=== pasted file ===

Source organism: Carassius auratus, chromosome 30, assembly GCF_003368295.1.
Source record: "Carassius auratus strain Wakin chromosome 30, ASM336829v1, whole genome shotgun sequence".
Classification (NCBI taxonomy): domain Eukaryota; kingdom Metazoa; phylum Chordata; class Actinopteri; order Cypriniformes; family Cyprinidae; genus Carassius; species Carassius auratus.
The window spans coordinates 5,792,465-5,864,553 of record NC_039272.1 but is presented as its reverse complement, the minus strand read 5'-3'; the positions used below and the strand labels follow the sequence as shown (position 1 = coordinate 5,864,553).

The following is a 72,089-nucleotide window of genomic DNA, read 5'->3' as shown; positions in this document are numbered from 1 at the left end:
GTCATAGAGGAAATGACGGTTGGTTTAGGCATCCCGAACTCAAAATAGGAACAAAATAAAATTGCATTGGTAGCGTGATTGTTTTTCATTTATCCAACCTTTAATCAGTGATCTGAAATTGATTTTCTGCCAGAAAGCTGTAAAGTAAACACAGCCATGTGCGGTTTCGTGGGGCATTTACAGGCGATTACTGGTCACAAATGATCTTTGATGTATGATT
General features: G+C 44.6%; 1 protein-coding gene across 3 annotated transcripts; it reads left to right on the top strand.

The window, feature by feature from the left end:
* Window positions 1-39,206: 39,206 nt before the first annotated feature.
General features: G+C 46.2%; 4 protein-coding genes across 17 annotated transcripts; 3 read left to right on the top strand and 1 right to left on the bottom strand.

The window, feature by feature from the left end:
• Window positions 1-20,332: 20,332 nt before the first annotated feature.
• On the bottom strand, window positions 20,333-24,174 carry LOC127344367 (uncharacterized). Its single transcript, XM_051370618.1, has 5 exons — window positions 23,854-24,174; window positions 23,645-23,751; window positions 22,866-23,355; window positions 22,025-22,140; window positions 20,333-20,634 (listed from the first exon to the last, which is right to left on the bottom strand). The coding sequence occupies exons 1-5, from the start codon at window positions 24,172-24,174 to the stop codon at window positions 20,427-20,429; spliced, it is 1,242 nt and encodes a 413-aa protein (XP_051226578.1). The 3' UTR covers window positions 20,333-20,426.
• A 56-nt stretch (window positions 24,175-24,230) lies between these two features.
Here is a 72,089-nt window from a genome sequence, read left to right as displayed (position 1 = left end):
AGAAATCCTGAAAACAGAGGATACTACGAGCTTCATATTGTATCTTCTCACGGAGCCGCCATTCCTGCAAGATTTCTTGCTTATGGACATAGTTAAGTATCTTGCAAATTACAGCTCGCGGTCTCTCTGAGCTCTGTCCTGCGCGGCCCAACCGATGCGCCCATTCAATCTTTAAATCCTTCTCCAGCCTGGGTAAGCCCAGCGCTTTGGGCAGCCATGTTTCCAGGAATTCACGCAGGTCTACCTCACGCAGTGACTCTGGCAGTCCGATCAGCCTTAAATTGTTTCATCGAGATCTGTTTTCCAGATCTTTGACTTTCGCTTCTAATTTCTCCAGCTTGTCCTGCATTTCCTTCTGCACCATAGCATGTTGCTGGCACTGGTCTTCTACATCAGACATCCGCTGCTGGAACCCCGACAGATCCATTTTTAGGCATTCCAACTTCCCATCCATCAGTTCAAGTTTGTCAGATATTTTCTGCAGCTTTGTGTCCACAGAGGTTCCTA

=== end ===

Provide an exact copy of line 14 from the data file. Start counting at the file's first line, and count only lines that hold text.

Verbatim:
• A 56-nt stretch (window positions 24,175-24,230) lies between these two features.